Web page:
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Top 10 Worst Characters from ’80s Movies
The 80s were an excellent decade for filmmaking. After the structural and technological experimentation of the 70s, the great 80s filmmakers- George Lucas, Steven Spielberg, John Hughes, Robert Zemeckis, and John Carpenter, to name a few- were able to focus their craft and turn out some of the most widely beloved films in history. Over thirty years later, there are still dozens of films from the 80s that are routinely placed in “must watch” and “best of” lists. But nothing is perfect, and even the best movies can have some pretty abysmal characters within. Looking back, a lot of characters in the 80s were not quite the heroes or innocent sidekicks we thought they were. Whether it’s due to shifting political climate, changes in cultural concepts of heroism, or that we were just too blinded by cool special effects at the time to notice, some pretty bad characters have been labeled as the good guys. Time to change that. Here are ten of the worst characters from 80s movies.
10 James Dalton – Road House
It pains me to say it, but Patrick Swayze’s James Dalton, the protagonist in 1989’s action-brawler Road House, is just walking, talking, high-kicking nonsense. Dalton makes the list because of sheer unbelievability. Though Swayze performs admirably as the character, it’s the character himself who sinks the oily, neon-lit ship.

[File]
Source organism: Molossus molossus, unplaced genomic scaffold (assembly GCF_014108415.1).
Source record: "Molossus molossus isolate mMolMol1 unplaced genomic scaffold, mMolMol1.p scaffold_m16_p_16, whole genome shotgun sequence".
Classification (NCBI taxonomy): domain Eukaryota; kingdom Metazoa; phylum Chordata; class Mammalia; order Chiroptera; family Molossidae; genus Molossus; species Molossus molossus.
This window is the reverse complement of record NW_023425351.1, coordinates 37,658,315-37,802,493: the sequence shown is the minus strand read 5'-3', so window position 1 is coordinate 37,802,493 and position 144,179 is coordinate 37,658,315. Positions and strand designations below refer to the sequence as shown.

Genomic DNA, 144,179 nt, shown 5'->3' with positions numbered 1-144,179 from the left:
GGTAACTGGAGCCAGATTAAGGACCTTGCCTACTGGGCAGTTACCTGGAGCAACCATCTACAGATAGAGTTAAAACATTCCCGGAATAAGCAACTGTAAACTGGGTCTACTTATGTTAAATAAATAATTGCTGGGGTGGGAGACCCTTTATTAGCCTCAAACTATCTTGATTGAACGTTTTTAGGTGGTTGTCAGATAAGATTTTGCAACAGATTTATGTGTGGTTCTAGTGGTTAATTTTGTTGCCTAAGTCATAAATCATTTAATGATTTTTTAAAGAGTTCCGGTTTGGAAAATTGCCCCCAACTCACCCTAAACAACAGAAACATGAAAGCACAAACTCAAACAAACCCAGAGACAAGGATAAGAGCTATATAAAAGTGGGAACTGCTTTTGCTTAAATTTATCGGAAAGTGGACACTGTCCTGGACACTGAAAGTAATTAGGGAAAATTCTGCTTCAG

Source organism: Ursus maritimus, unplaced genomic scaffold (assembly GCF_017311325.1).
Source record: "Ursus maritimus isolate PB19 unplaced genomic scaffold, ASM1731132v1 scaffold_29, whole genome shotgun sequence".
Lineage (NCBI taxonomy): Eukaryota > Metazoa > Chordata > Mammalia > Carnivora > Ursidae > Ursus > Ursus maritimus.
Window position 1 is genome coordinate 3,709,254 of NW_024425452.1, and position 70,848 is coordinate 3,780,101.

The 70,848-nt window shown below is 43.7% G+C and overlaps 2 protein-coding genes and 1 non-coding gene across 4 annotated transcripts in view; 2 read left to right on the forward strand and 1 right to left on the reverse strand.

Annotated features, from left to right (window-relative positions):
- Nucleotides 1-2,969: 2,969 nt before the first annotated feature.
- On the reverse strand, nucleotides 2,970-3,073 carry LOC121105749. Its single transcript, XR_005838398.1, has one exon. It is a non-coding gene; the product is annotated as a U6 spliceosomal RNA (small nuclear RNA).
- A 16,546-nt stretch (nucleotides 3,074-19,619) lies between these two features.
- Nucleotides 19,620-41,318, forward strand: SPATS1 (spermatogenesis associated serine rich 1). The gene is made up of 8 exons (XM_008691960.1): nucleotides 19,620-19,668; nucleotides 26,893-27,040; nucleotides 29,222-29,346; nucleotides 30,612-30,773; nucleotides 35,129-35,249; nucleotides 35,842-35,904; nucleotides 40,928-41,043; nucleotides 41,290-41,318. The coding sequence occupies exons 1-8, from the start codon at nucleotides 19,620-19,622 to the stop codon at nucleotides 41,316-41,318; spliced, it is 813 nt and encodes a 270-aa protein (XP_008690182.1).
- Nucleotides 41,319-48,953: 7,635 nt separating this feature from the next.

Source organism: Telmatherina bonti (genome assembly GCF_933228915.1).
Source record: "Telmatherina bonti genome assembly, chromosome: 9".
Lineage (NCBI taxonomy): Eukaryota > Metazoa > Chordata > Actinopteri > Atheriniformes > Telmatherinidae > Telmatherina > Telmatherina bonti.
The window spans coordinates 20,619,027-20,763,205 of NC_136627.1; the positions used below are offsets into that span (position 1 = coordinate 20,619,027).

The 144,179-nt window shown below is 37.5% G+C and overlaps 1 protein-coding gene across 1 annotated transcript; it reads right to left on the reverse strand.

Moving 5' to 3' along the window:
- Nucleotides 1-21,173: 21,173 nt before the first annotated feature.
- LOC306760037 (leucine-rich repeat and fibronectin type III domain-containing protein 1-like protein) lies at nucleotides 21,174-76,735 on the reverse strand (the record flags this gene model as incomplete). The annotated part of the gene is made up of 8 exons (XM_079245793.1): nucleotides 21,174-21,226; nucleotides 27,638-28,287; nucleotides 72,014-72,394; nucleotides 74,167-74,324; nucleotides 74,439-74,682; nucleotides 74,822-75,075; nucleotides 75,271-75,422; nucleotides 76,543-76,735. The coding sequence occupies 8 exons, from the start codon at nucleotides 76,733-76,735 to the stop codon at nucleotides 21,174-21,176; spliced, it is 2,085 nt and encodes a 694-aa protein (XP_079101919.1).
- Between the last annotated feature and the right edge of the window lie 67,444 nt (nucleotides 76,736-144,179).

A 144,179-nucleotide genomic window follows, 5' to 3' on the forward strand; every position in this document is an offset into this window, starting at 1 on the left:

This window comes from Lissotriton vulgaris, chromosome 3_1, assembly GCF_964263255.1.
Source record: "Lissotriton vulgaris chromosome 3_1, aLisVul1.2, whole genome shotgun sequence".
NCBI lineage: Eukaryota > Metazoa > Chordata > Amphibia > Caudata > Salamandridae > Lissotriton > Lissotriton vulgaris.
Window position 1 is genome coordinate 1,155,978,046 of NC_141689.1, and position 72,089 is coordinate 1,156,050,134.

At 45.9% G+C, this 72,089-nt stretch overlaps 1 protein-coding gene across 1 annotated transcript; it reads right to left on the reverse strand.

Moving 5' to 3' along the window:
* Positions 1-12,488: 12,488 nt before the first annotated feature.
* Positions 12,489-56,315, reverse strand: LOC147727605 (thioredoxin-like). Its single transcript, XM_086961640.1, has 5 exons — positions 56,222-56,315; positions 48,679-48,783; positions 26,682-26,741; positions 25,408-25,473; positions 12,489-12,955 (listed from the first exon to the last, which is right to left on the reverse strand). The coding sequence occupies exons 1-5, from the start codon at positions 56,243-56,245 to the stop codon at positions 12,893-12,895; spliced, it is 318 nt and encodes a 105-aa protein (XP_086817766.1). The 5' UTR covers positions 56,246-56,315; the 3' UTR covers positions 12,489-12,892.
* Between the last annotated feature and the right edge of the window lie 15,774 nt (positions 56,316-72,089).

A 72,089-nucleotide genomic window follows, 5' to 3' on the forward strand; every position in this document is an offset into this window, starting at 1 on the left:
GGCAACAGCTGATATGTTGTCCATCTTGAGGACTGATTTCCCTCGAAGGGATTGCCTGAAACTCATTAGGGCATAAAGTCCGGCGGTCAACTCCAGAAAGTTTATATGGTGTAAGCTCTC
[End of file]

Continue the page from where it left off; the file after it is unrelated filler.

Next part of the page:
James Dalton is a cooler, or as everyone else on planet Earth would say, a bouncer. Somehow he’s become famous for bouncing, which I guess means his bar has the fewest unwanted guests? Even though zero unwanted guests is the average number for any establishment at any given time? Anyways, he’s become such an outstanding bouncer by studying tai chi, meditation, and philosophy, apparently. But despite his enlightenment, he still refuses to wear practical, non-bulge-highlighting clothing or drive a car that isn’t a giant phallic substitute. To top that off, his transcendence melts away the instant he’s threatened, causing him to rip out people’s throats with his bare hand. Seriously, he did that. Left an open, bleeding hole in a guy’s neck and everything. Dalton is a man of many faces, and they all belong in different movies.
9 Long Duk Dong – Sixteen Candles
Long Duk Dong makes the list for being cruelly insulting to an entire continent, even for his time. Yes, Sixteen candles came out back in 1984, but by then it was well-known that crapping all over an entire culture was a no-no. “The Donger” as he calls himself, exhibits essentially every Asian stereotype writer/director John Hughes could think of, including being accompanied by a gong hit every time he came on screen.
The character was widely criticized immediately following the film’s release by several high-profile groups, but their concerns were shrugged off by John Hughes and Universal Pictures. Yet criticism remains to this day; even star Molly Ringwald recently reflected that the character, “is a grotesque stereotype.” What began as an ignorant attempt to get cheap laughs has since become an enduring symbol of insensitivity, earning The Donger a spot on the worst list.
8 Howard the Duck – Howard the Duck